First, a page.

In the past two weeks I have actually been busy, and I have made more solid contacts within the schools in the community. These being teachers in the kindergarten and the high school. I also in general am noticing that I am much more comfortable talking to people on the street who I see on a regular basis. An art exchange program through One World Classrooms has given me the excuse to go into each of the schools and talk with teachers and discuss with them my ideas. A small but big success story is that of a younger kindergarten teacher named Aliona. I heard that Aliona studied art so figured she would be great. The first time I approached her about the art exchange she accepted but I left thinking the woman was angry. I found out later that this is mainly because Moldovans do not show as their emotions as much as Americans, especially in formal situations. I then went and visited with her again and we talked more in general, and I explained the details of this art exchange program. The third time I sat down and we were talking about art and laughing for 30 minutes while the little ones were having nap time. I tried to explain to her that I liked printmaking in college, but she had not really heard of it so she made me write it down in English so she could search for it online. When I went back to collect the art the little guys had made she took me around the whole school while I took a pictures of each kid with the art they had created. She introduced me to other teachers and I got to joke around with the kindergarteners. One kid even read me a story. While leaving each teacher told me to come back in the future, and I'm sure I will. I also told Aliona of a small grant for art supplies which would be awesome for her class. This week I plan on translating the letter and sending it off.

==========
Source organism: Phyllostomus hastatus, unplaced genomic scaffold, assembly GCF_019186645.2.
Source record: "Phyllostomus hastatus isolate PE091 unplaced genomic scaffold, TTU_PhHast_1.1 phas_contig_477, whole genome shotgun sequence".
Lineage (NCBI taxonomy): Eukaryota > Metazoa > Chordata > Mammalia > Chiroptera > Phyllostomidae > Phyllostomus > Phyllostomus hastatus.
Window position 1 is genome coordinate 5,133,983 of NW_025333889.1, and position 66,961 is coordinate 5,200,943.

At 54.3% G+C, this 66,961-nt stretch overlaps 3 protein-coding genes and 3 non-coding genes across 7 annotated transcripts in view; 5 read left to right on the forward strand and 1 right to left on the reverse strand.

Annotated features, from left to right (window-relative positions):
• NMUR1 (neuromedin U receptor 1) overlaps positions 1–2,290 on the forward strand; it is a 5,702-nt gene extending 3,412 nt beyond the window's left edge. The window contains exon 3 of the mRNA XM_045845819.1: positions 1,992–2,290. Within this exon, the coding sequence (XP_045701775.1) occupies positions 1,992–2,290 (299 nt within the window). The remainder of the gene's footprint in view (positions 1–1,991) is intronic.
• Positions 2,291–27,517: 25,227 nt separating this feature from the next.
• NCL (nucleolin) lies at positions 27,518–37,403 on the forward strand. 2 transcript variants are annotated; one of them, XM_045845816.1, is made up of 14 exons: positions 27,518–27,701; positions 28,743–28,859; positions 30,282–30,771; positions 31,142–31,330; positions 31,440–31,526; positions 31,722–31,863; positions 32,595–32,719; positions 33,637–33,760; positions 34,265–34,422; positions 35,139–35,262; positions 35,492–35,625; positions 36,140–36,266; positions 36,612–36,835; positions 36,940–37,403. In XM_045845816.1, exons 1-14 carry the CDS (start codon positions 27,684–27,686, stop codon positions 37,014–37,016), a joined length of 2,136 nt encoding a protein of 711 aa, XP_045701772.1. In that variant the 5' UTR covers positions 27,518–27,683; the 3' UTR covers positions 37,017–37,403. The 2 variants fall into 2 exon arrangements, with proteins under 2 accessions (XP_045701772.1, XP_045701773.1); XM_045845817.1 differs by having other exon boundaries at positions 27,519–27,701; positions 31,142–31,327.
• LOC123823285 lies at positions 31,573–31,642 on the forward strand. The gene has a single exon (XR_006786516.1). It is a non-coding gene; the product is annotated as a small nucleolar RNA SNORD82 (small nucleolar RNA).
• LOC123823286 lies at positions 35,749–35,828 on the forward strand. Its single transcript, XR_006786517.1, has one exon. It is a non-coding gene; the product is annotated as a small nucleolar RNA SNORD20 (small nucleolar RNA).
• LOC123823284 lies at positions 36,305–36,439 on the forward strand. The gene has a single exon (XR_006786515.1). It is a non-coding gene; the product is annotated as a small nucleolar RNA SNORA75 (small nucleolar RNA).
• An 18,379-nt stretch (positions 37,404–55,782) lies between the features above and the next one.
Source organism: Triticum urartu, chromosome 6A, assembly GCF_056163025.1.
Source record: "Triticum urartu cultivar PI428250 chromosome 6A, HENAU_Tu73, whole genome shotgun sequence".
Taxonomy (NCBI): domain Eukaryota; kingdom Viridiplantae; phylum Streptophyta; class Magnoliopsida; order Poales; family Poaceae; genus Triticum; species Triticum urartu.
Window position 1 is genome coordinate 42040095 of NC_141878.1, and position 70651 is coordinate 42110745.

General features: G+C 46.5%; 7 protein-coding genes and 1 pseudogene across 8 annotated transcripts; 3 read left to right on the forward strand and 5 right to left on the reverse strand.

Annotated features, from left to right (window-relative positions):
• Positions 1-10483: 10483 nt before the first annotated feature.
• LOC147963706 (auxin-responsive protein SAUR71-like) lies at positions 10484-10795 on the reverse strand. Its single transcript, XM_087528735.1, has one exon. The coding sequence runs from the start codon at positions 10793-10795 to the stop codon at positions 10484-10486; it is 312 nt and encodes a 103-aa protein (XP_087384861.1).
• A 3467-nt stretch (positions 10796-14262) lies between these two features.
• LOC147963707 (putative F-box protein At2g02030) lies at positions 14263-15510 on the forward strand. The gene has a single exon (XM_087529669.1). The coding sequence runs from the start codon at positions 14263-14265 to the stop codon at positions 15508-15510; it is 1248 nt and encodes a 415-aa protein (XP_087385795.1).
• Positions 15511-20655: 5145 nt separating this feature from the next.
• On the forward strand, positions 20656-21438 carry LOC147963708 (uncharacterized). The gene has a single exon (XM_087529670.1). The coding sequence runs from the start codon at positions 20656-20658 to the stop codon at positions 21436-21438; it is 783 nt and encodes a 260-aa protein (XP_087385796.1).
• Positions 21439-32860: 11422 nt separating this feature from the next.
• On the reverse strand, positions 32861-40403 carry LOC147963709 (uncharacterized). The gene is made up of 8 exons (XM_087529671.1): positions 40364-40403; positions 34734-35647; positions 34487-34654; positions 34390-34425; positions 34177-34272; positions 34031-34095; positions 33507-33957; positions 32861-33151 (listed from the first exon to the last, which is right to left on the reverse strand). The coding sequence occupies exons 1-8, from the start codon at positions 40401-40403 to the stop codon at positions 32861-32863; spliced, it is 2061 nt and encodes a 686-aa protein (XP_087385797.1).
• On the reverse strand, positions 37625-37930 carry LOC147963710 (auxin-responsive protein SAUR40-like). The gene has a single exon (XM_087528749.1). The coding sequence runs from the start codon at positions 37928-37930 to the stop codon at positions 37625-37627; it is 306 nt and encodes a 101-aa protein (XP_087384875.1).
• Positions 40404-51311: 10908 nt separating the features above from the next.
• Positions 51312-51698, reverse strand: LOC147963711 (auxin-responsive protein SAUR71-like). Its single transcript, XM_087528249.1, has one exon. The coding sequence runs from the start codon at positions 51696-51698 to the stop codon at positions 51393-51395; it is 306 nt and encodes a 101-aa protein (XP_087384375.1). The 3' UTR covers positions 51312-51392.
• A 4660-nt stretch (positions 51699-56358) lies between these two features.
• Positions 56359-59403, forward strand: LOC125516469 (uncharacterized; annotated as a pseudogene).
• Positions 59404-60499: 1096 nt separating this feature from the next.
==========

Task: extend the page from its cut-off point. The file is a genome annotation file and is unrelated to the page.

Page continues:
Also within our organization we have started the beginnings of a youth council. This allows youth to get involved in volunteer-like activities in the community and provides me with some younger contacts who have interest in their community. With them we have just started a clothing drive last week. We will then make packages for the poorer of our community, and near Christmas we are going to go around in a caruţă (horse drawn cart) and deliver our presents. The idea of us going around in a horse drawn cart is awesome and I can't wait because I'm sure we'll all get some good laughs. With the concept of a youth council I'm a little concerned as how we can foster one where I work, and how we can keep the kids interested. I'm going to try and keep a positive attitude about it.
For awhile I felt like the projects I have started are only temporary and when they finish up I will be left with nothing to do but now I'm starting to realize/hope/believe that these small projects were a great place to start. By doing some smaller things like this in the community it forces me out in public and also demonstrates what I am capable of. I also hope that by accomplishing a few things I will instill some trust in me throughout the community. In the least by getting involved in little projects I've met people and made contacts for my future two years here.